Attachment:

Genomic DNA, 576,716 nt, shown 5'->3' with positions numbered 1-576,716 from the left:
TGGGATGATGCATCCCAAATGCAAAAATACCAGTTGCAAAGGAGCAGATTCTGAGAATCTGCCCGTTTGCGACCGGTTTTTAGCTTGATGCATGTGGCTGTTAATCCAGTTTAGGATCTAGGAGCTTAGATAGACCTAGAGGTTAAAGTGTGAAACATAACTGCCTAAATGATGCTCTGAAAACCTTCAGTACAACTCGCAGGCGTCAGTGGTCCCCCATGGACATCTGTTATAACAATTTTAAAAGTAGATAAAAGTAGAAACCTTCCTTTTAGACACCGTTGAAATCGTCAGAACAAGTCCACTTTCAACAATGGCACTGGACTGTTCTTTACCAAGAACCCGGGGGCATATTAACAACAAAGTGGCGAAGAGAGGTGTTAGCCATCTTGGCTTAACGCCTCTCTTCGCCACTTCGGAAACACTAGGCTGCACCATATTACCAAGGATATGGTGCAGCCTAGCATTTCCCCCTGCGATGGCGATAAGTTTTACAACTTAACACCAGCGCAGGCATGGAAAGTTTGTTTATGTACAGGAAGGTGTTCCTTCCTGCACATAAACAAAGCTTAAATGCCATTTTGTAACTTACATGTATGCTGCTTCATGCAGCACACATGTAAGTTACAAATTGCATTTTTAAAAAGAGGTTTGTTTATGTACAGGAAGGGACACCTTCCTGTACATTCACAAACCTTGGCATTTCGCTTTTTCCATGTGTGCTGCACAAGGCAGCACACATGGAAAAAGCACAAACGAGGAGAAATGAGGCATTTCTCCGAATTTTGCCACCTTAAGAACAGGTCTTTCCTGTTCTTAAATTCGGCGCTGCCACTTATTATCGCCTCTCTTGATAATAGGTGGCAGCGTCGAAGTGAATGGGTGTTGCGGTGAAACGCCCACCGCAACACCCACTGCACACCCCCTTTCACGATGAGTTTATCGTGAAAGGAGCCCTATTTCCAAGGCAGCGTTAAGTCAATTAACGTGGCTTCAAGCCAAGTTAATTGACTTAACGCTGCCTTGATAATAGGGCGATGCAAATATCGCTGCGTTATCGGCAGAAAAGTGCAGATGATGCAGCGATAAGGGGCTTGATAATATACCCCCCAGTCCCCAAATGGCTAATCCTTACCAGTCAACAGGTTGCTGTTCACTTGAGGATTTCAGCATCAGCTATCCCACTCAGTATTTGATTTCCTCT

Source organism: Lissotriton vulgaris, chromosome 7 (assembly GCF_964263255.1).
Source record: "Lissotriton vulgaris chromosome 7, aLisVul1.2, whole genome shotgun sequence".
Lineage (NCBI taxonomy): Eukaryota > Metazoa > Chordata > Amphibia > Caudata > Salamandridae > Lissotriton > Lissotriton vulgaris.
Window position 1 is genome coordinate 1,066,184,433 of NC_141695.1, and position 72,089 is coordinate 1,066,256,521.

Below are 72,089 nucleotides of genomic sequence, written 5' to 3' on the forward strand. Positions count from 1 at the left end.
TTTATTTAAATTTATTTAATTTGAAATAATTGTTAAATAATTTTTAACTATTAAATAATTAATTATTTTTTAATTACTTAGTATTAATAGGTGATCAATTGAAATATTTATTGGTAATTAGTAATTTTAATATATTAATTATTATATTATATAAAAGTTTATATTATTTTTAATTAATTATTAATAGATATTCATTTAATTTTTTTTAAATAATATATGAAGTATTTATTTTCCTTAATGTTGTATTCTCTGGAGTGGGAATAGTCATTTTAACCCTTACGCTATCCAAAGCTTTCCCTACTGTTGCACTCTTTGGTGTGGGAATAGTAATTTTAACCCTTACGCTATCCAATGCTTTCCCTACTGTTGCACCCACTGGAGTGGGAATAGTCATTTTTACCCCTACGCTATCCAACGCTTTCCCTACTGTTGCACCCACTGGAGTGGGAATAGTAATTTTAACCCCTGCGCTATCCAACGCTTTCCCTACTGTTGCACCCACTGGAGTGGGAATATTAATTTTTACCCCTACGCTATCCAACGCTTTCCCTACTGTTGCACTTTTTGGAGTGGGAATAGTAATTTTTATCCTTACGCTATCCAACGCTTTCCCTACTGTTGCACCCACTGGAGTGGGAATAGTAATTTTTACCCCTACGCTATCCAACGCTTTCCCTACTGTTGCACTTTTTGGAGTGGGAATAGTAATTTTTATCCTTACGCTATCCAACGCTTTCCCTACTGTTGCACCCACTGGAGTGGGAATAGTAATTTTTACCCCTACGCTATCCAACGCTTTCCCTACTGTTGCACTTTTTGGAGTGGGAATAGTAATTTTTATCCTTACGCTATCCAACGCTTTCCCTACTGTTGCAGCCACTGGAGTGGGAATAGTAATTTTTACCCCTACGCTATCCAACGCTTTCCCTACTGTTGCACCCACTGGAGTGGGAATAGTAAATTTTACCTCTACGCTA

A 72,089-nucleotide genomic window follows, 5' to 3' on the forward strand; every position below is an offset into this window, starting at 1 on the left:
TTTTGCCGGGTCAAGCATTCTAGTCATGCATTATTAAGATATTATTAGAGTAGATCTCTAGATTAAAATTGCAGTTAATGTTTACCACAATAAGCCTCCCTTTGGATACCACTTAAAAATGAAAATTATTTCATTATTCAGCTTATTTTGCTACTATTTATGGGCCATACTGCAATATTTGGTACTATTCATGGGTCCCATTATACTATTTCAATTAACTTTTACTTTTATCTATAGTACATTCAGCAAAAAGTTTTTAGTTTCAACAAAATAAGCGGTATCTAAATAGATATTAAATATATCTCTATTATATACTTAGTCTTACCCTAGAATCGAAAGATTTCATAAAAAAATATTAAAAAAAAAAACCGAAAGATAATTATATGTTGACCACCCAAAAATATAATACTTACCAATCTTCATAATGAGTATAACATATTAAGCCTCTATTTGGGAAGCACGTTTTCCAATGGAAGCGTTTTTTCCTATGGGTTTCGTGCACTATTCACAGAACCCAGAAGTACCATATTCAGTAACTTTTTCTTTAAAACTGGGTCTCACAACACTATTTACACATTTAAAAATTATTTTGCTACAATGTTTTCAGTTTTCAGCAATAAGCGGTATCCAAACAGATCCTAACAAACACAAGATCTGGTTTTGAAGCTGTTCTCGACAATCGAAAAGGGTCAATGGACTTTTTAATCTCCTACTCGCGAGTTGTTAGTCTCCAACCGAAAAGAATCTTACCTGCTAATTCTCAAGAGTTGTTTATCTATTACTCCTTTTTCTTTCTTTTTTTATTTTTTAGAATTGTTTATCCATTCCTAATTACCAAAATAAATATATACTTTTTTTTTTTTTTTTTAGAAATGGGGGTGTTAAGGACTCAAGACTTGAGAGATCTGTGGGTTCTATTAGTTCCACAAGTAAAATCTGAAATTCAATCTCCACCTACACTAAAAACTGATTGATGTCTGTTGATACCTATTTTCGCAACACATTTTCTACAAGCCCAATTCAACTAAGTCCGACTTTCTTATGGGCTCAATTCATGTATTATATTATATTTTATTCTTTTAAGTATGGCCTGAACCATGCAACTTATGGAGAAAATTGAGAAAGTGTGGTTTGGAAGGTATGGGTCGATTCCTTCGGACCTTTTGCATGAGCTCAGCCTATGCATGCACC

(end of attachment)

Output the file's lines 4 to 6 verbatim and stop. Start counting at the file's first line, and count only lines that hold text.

Source record: "Lissotriton vulgaris chromosome 7, aLisVul1.2, whole genome shotgun sequence".
Lineage (NCBI taxonomy): Eukaryota > Metazoa > Chordata > Amphibia > Caudata > Salamandridae > Lissotriton > Lissotriton vulgaris.
Window position 1 is genome coordinate 1,066,184,433 of NC_141695.1, and position 72,089 is coordinate 1,066,256,521.